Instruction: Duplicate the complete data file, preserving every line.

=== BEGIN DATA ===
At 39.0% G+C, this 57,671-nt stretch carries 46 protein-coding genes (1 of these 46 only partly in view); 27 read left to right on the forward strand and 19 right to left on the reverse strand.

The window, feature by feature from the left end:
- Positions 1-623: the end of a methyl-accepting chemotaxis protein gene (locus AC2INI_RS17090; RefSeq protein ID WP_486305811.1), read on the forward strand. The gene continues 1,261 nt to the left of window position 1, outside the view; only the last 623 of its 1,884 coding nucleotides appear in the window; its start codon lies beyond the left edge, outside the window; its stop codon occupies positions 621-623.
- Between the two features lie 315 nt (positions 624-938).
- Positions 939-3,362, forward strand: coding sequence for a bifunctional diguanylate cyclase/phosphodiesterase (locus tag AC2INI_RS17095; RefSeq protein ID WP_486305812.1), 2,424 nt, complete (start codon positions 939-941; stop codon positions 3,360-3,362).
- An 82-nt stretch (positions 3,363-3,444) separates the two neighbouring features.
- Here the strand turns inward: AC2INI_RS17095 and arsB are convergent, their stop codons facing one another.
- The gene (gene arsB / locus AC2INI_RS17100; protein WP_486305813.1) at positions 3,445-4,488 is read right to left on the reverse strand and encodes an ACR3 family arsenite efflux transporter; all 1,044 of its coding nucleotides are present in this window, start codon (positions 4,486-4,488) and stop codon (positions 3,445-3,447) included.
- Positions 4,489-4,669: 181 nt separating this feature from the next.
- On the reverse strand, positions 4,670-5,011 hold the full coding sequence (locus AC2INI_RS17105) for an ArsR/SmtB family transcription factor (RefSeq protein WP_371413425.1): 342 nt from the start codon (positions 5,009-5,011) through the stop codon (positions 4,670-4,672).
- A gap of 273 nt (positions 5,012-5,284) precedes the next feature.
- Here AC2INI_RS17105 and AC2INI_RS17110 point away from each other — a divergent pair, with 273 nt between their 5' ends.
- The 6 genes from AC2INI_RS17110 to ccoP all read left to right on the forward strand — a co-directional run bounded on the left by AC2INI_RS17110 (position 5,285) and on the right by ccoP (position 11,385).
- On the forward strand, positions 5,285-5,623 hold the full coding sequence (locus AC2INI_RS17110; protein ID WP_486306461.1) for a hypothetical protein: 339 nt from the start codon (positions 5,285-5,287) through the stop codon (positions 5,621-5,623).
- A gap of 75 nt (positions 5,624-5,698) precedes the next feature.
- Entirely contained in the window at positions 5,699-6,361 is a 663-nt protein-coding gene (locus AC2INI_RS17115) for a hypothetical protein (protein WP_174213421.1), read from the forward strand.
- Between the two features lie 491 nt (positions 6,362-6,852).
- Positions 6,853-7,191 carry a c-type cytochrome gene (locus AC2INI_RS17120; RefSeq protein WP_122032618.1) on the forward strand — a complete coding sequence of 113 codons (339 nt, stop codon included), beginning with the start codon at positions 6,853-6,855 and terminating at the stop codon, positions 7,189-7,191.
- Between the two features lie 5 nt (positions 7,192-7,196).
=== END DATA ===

At 39.0% G+C, this 57,671-nt stretch carries 46 protein-coding genes (1 of these 46 only partly in view); 27 read left to right on the forward strand and 19 right to left on the reverse strand.

The window, feature by feature from the left end:
- Positions 1-623: the end of a methyl-accepting chemotaxis protein gene (locus AC2INI_RS17090; RefSeq protein ID WP_486305811.1), read on the forward strand. The gene continues 1,261 nt to the left of window position 1, outside the view; only the last 623 of its 1,884 coding nucleotides appear in the window; its start codon lies beyond the left edge, outside the window; its stop codon occupies positions 621-623.
- Between the two features lie 315 nt (positions 624-938).
- Positions 939-3,362, forward strand: coding sequence for a bifunctional diguanylate cyclase/phosphodiesterase (locus tag AC2INI_RS17095; RefSeq protein ID WP_486305812.1), 2,424 nt, complete (start codon positions 939-941; stop codon positions 3,360-3,362).
- An 82-nt stretch (positions 3,363-3,444) separates the two neighbouring features.
- Here the strand turns inward: AC2INI_RS17095 and arsB are convergent, their stop codons facing one another.
- The gene (gene arsB / locus AC2INI_RS17100; protein WP_486305813.1) at positions 3,445-4,488 is read right to left on the reverse strand and encodes an ACR3 family arsenite efflux transporter; all 1,044 of its coding nucleotides are present in this window, start codon (positions 4,486-4,488) and stop codon (positions 3,445-3,447) included.
- Positions 4,489-4,669: 181 nt separating this feature from the next.
- On the reverse strand, positions 4,670-5,011 hold the full coding sequence (locus AC2INI_RS17105) for an ArsR/SmtB family transcription factor (RefSeq protein WP_371413425.1): 342 nt from the start codon (positions 5,009-5,011) through the stop codon (positions 4,670-4,672).
- A gap of 273 nt (positions 5,012-5,284) precedes the next feature.
- Here AC2INI_RS17105 and AC2INI_RS17110 point away from each other — a divergent pair, with 273 nt between their 5' ends.
- The 6 genes from AC2INI_RS17110 to ccoP all read left to right on the forward strand — a co-directional run bounded on the left by AC2INI_RS17110 (position 5,285) and on the right by ccoP (position 11,385).
- On the forward strand, positions 5,285-5,623 hold the full coding sequence (locus AC2INI_RS17110; protein ID WP_486306461.1) for a hypothetical protein: 339 nt from the start codon (positions 5,285-5,287) through the stop codon (positions 5,621-5,623).
- A gap of 75 nt (positions 5,624-5,698) precedes the next feature.
- Entirely contained in the window at positions 5,699-6,361 is a 663-nt protein-coding gene (locus AC2INI_RS17115) for a hypothetical protein (protein WP_174213421.1), read from the forward strand.
- Between the two features lie 491 nt (positions 6,362-6,852).
- Positions 6,853-7,191 carry a c-type cytochrome gene (locus AC2INI_RS17120; RefSeq protein WP_122032618.1) on the forward strand — a complete coding sequence of 113 codons (339 nt, stop codon included), beginning with the start codon at positions 6,853-6,855 and terminating at the stop codon, positions 7,189-7,191.
- Between the two features lie 5 nt (positions 7,192-7,196).